Download and read online On Trails in PDF and EPUB Winner of the Pacific Northwest Book Award “The best outdoors book of the year” —Sierra Club A New York Times Bestseller One of the Best Books of 2016—as chosen by The Boston Globe, The Seattle Times, Amazon, National Post, The Telegraph, Booklist, The Guardian Bookshop, New York’s “The Science of Us” From a debut talent who’s been compared to Annie Dillard, Edward Abbey, David Quammen, and Jared Diamond, On Trails is a wondrous exploration of how trails help us understand the world—from invisible ant trails to hiking paths that span continents, from interstate highways to the Internet. In 2009, while thru-hiking the Appalachian Trail, Robert Moor began to wonder about the paths that lie beneath our feet: How do they form? Why do some improve over time while others fade? What makes us follow or strike off on our own? Over the course of the next seven years, Moor traveled the globe, exploring trails of all kinds, from the miniscule to the massive. He learned the tricks of master trail-builders, hunted down long-lost Cherokee trails, and traced the origins of our road networks and the Internet. In each chapter, Moor interweaves his adventures with findings from science, history, philosophy, and nature writing—combining the nomadic joys of Peter Matthiessen with the eclectic wisdom of Lewis Hyde’s The Gift. Throughout, Moor reveals how this single topic—the oft-overlooked trail—sheds new light on a wealth of age-old questions: How does order emerge out of chaos? How did animals first crawl forth from the seas and spread across continents? How has humanity’s relationship with nature and technology shaped world around us? And, ultimately, how does each of us pick a path through life? Moor has the essayist’s gift for making new connections, the adventurer’s love for paths untaken, and the philosopher’s knack for asking big questions. With a breathtaking arc that spans from the dawn of animal life to the digital era, On Trails is a book that makes us see our world, our history, our species, and our ways of life anew.
Download and read online On Trails in PDF and EPUB From a brilliant new literary voice comes a groundbreaking exploration of how trails help us understand the world, from tiny ant trails to hiking paths that span continents, from interstate highways to the Internet.
Download and read online On Trails in PDF and EPUB A strikingly original debut from a tremendous new talent, Robert Moor explores how trails help us understand the world, from the biological phenomenon of how ant trails are formed to hiking paths that span continents and oceans, from migration routes to the Internet. In 2009, while thru-hiking the Appalachian Trail, Robert Moor began to wonder about the paths that lie beneath our feet: 'How do they form? Why do some improve over time while others devolve? What makes us follow or strike off on our own?' Over the course of the next seven years, Moor travelled the globe, exploring trails of all kinds, from the miniscule to the massive. He learned the tricks of master trail-builders, hunted down long-lost Cherokee trails, and traced the origins of our road networks and the Internet. In each chapter, Moor interweaves his adventures with findings from science, history, philosophy, and nature writing. This deep search for meaning introduces the reader to experts who work with trails of all kind, outrageous anecdotes from his own experiences and spectacular descriptions of landscapes and animal behavior. On Trails gives an eye-opening tour, leaving us with a much richer, prismatic take on what we constantly take for granted: how we get where we're going.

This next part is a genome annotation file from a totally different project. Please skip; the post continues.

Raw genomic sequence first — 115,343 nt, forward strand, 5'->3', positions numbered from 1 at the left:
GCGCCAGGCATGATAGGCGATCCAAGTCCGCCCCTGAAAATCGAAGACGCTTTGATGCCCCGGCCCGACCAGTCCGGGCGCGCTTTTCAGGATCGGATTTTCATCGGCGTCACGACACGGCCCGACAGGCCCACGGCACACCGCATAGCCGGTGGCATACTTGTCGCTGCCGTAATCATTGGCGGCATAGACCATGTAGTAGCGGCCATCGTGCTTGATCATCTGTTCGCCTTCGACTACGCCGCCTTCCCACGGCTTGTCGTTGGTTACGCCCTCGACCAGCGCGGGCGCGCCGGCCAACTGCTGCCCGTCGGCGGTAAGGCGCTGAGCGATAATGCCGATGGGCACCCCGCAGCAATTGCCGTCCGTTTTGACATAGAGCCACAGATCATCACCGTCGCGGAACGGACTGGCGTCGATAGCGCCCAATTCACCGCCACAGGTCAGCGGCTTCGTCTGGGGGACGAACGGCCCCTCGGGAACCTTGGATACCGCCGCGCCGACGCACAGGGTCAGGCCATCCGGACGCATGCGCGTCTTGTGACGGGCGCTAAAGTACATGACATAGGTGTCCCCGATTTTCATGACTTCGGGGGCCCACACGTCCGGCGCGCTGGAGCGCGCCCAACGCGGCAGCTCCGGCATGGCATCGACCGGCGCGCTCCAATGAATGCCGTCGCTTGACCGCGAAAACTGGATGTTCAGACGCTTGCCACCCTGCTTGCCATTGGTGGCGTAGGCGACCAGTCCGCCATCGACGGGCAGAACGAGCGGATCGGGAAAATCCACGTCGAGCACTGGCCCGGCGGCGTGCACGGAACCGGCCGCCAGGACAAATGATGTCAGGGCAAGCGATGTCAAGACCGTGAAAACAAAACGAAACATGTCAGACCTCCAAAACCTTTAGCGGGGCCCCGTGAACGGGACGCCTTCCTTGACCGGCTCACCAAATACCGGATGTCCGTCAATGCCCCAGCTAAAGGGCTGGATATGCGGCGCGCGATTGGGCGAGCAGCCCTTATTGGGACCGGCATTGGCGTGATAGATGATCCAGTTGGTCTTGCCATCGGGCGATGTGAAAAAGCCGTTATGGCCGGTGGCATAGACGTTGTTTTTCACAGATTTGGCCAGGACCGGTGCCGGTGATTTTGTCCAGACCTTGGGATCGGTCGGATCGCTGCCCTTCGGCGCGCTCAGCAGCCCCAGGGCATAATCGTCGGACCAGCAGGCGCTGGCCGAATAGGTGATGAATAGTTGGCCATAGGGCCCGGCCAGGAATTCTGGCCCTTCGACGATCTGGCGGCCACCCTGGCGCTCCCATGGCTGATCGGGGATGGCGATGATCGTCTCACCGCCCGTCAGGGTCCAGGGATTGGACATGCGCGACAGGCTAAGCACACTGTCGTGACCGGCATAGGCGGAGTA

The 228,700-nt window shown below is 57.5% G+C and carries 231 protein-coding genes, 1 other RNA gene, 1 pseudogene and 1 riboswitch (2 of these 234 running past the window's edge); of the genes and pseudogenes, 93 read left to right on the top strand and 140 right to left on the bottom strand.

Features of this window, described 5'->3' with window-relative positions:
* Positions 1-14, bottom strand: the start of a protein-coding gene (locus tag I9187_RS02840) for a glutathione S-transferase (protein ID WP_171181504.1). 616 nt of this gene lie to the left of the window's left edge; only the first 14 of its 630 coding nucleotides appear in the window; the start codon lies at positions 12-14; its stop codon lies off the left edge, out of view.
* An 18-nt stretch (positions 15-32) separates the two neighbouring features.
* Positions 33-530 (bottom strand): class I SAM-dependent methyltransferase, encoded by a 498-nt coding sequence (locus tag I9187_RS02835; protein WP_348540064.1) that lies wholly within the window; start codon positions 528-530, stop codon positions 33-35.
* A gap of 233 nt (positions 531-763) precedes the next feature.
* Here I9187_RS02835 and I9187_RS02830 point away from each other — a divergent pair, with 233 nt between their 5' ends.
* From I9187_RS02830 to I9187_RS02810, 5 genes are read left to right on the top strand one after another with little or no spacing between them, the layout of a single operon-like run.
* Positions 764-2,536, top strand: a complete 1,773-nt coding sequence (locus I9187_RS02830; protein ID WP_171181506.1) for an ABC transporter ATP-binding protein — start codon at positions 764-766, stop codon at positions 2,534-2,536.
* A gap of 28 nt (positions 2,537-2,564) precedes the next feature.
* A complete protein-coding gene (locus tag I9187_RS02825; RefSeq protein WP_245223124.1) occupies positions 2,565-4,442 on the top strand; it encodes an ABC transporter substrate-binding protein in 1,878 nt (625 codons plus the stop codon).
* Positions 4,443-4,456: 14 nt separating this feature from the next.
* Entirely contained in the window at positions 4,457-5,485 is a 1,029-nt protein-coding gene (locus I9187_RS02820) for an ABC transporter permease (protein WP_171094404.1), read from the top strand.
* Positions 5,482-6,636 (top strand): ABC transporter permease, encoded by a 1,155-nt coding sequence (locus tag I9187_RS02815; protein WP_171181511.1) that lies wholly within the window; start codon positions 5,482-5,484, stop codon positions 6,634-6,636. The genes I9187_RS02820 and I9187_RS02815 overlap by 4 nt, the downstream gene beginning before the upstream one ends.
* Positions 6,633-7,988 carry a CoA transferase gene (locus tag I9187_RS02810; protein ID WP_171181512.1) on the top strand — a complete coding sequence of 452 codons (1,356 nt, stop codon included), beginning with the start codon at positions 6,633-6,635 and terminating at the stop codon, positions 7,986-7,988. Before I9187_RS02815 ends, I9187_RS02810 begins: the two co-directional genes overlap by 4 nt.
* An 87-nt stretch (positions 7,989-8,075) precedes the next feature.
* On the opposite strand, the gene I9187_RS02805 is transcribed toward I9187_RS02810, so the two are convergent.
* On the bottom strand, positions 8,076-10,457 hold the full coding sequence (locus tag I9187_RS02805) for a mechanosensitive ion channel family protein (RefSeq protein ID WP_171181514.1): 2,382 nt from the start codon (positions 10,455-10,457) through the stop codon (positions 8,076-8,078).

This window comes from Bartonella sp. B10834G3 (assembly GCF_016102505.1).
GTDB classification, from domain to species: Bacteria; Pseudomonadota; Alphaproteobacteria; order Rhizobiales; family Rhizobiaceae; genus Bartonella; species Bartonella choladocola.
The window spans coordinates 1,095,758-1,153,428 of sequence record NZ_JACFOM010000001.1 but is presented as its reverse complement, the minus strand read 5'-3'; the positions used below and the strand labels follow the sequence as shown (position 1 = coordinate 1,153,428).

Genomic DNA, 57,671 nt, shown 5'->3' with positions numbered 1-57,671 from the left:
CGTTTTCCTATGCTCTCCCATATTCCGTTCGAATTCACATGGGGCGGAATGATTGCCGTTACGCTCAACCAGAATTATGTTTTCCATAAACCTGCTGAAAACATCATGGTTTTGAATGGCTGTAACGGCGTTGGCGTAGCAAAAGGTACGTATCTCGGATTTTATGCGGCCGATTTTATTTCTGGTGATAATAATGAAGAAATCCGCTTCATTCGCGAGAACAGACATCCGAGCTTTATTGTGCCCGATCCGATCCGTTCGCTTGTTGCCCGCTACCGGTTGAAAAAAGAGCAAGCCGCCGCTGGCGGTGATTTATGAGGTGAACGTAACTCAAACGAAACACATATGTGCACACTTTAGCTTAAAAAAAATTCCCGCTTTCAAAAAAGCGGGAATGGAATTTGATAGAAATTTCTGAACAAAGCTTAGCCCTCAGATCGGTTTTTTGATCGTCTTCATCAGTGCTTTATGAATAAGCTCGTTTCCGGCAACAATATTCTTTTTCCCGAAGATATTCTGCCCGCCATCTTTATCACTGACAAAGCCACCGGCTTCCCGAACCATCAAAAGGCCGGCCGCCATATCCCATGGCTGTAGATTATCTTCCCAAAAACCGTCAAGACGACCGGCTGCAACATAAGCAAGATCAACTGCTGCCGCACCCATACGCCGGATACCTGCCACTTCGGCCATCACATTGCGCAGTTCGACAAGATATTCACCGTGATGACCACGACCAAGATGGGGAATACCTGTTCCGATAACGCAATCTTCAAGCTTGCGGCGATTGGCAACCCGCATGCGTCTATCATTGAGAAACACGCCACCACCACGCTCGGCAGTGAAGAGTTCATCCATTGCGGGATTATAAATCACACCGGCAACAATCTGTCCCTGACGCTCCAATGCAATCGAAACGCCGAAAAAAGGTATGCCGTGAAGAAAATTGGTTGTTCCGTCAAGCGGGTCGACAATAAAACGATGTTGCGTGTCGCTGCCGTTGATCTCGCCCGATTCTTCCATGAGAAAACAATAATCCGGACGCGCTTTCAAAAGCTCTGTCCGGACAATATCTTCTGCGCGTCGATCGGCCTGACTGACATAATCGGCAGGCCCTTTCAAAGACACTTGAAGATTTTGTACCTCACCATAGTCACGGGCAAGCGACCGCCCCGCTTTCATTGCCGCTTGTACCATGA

Download and read online On the Trail in PDF and EPUB The first history of the American hiking community and its contributions to the nation's vast network of trails In the mid-nineteenth century urban walking clubs emerged in the United States. A little more than a century later, tens of millions of Americans were hiking on trails blazed in every region of the country. This groundbreaking book is the first full account of the unique history of the American hiking community and its rich, nationwide culture. Delving into unexplored archives, including those of the Appalachian Mountain Club, Sierra Club, Green Mountain Club, and many others, Silas Chamberlin recounts the activities of hikers who over many decades formed clubs, built trails, and advocated for environmental protection. He also discusses the shifting attitudes of the late 1960s and early 1970s when ideas about traditional volunteerism shifted and new hikers came to see trail blazing and maintenance as government responsibilities. Chamberlin explores the implications for hiking groups, future club leaders, and the millions of others who find happiness, inspiration, and better health on America's trails.
Download and read online Food on Foot in PDF and EPUB What did great adventurers eat during their expeditions to the far corners of the world? How did they view the role of food in their survival and wellbeing? What about hikers and backpackers today who set out to enjoy nature, pushing their own boundaries of comfort for adventure. How does food impact their experience? And what do they have in common with pilgrims and soldiers? Food is a significant element of our relationship with nature. Whether a historical expedition or a weekend camping trip, a journey made on foot requires sustenance. Without mastering our relationship with food we would have not been to the South Pole or summited Mt. Everest or expanded to the west of America. However, in the reporting of these expeditions so far food has rarely taken a central role. It is possible to take a different stance and look at our time on trails with food as the leading character. Here, Demet Güzey offers a fun and interesting read on the social and cultural history, developments and challenges in food on trails and in the wild. She explores personal accounts, news articles and anecdotes to highlight how food has accompanied us in mountaineering, desert travel, and pilgrimage, in the army or on the street. From tinned foods to foraging in the wild, worm-infested hardtack to palate-dulling army rations, loss of appetite in high altitude to starvation at the trenches, no stone is left unturned in this tour of how we manage food on foot, and how disasters happen when we do not manage it so well. Readers will delight in both the stories of many of the famous explorations and the more current journeys.